Hate Speech against Women Online: Concepts and Countermeasures (Social Imaginaries) (Hardcover)
Why are women so frequently targeted with hate speech online and what can we do about it? Psychological explanations for the problem of woman-hating overlook important features of our social world that encourage latent feelings of hostility toward women, even despite our consciously-held ideals of equality. Louise Richardson-Self investigates the woman-hostile norms of the English-speaking internet, the 'rules' of engagement in these social spaces, and the narratives we tell ourselves about who gets to inhabit such spaces. It examines the dominant imaginings (images, impressions, stereotypes, and ideas) of women that are shared in acts of hate speech, highlighting their 'emotional stickiness'. But offering strategies through which we may reimagine our norms of online engagement, the stories that justify those norms, and the logic that makes sense of it all, this book shows how we can create alternative visions of what it means to take up online space as a woman and to ensure that women are seen as entitled to be there. By exploring aspects of 'social imaginaries' theory and applying it to the problem of hate speech against women online, this book illuminates why woman-hating has become such a prominent feature of this environment and how we can make these spaces safer for women.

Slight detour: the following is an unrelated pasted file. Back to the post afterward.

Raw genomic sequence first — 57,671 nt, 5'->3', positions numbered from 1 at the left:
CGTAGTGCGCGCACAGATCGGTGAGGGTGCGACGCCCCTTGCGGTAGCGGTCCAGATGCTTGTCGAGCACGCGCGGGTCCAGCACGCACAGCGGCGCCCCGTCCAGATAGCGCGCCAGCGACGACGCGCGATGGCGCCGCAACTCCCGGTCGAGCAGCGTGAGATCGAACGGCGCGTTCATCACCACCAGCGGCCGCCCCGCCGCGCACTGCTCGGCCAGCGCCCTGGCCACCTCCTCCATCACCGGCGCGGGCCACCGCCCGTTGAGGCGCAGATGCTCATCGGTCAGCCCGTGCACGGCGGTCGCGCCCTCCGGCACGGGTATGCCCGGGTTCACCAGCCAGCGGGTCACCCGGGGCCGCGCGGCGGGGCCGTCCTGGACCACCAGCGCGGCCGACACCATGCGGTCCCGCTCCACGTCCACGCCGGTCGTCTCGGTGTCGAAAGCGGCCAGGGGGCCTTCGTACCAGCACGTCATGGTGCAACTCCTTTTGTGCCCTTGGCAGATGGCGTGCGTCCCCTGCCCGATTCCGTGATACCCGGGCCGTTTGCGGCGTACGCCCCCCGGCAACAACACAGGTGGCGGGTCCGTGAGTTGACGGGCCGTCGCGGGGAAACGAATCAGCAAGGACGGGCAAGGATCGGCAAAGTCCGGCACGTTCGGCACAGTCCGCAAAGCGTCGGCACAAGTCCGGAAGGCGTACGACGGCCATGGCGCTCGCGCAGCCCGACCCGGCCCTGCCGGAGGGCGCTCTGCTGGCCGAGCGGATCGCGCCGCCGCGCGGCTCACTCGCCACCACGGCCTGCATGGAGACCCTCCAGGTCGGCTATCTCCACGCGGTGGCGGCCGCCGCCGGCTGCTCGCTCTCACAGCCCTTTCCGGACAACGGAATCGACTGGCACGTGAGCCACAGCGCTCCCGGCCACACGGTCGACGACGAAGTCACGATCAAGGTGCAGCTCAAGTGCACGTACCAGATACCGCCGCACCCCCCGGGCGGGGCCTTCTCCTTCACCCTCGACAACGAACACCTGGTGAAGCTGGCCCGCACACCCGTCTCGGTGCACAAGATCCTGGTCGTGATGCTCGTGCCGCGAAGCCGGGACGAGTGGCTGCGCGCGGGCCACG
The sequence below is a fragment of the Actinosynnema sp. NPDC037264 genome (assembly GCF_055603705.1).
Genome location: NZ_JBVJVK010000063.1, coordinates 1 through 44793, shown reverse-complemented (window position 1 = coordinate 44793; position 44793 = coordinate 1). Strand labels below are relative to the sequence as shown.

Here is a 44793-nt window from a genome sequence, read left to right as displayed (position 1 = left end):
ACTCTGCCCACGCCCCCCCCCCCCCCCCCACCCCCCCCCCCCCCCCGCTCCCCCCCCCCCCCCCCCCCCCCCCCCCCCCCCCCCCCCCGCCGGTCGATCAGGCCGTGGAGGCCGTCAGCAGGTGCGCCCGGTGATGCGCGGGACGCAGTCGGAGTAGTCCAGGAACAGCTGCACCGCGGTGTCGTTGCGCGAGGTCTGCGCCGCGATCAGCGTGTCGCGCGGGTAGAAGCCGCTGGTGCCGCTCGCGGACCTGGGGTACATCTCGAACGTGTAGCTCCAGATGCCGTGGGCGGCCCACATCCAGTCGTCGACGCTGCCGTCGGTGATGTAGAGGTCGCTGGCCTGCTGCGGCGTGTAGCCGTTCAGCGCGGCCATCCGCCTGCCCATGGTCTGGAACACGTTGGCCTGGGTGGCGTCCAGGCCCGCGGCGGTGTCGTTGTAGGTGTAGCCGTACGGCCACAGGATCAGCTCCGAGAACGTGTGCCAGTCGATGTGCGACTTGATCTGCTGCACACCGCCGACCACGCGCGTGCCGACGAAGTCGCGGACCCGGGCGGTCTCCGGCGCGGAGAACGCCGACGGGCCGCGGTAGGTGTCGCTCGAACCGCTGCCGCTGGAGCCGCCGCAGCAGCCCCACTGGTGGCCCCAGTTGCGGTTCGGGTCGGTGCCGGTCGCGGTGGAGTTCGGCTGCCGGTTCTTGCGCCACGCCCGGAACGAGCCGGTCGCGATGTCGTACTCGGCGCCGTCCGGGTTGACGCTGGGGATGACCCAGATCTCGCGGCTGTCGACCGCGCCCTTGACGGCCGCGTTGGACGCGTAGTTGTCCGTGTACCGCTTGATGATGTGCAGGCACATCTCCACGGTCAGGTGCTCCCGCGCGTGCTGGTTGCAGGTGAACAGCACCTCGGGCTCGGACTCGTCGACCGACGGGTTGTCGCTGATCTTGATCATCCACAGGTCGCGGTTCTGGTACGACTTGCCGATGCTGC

Louise Richardson-Self is lecturer in philosophy and gender studies at the University of Tasmania. She currently holds two prestigious Australian Research Council grants investigating women's and queer rights and in 2019 she was the recipient of the Annette Baier Prize awarded by the Australasian Association of Philosophy for most outstanding philosophical paper published by an Australasian woman in 2018. In 2017, she was a Residential Research Fellow with the University of Connecticut Humanities Institute's Humility and Conviction in Public Life project. In 2016, she was awarded the Australian Academy of the Humanities' Max Crawford Medal, Australia's most prestigious early-career award for achievement and promise in the humanities. She is the author of Justifying Same-Sex Marriage: A Philosophical Investigation (2015).